Auction: Seeking Jersey Cows {part 5}

{for part 4}

We found seats, in the third row – also the last row.

I was reassured to see a handful of people waiting – we weren’t the only ones enthused about bringing animals home.

Boy, they could have put a tent up or something,” a weather-written man commented not unkindly.

Who could have known?” someone responded, “it’s been so nice all week.”

Truth be told, it had been unseasonably warm for the last few weeks and I’d packed away our winter coats with jubilee.

Did you know it’s actually 5degrees warmer today than the average for this time of year?” a third person chimed in. Minor murmurs of amazement sprung up. The white haired gentlemen continued: “It just feels so cold today because we were spoiled with that warm weather.”

Everyone was quiet for a moment, lost in thought, I’m sure, of gardens already prepped, thanks to the unexpected mini-summer, for the warmer weather sure to come closer to its normal schedule.

I see they already have their cattle trailer over here,” someone else said, indicating the large cattle trailer we noticed when we first found our seats. The rest of the group chuckled quietly.

Makes a nice windbreak,” a matronly woman said, “I’m glad they agreed to park it there.”

It became clear that the owners of the cattle trailer were not presuming they would go home with a trailer full of livestock, although that wasn’t out of the question, they indeed had parked their trailer in an effort to cut the bracing wind.

Again the conversation ebbed and smaller groups of people began conversing about various topics, but mostly the weather, as any group of farmers is wont to do. We took this opportunity to refer to our blue slip of paper, now well scribbled upon with various notes to ourself.

We again wondered, do we skip over that one if it comes out first and hope we get the other one we really like? Or do we just bid on any of the cows we’re interested in as soon as their turn comes up. If the cows came in numerical order it would mean we could bid on … but if the cows came in a different order, say all the dry cows first …

Thankfully our mulling was brought to an abrupt halt as we suddenly realized the auctioneer and his colleagues had arrived and the crowed had swelled to about 30.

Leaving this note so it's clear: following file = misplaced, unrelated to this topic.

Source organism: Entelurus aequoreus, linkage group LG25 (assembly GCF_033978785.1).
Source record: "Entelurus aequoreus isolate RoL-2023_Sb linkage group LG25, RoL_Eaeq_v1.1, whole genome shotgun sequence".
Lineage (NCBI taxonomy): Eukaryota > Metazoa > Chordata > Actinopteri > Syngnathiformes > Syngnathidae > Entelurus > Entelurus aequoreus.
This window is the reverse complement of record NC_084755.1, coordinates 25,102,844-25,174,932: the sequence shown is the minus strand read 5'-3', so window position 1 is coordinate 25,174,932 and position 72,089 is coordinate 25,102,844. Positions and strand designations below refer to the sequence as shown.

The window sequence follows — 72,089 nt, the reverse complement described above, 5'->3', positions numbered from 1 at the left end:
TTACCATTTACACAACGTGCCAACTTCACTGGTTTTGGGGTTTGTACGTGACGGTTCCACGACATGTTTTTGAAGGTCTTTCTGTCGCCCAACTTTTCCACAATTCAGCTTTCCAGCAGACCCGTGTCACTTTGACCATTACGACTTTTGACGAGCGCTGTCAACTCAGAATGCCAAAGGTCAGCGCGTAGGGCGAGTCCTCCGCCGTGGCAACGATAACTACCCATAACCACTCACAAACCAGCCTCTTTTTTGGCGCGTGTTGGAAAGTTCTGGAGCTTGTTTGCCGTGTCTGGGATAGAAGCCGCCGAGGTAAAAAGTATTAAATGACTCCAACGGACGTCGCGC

Now the real fun.

They didn’t come out in numerical order.

We soon realized they came out most favorable to least favorable.

We passed on Sweety and Baby – both fetched prices beyond what we wanted to spend, especially early in the bidding. Hope came out about a third of the way through bidding. Her charcoal coat appealed as did her big brown eyes. In comparison to those that had come before her, her splayed back legs and saggy bag were even more noticeable. There was minimal bidding.


We bid.

We were thrilled.

We won. And the price was better than we thought possible.

Congratulations,” said a kindly woman with a mop of short brown curls sitting next to me.

Thanks!” I said, beaming. “We’re so excited, this is our first cow, and it’s going to be a family cow, we just moved to our farm, and it’s great.” I rambled on without taking a breath, excited to share my enthusiasm.

Oh! That’s great!” the woman responded. “We need cows giving milk NOW. We just put in an additional 18 stalls in our barn and we need to fill them.”
“Oh cool,” I responded. “Do you have mostly jerseys?”

Yes, and Holstein crosses,” she answered.

Another cow was brought in.

We had our dry cow.

Now on to the currently milking girl.

We passed on one, then another.


Should we be happy with the girl we got and go home or wait to bid on another one?

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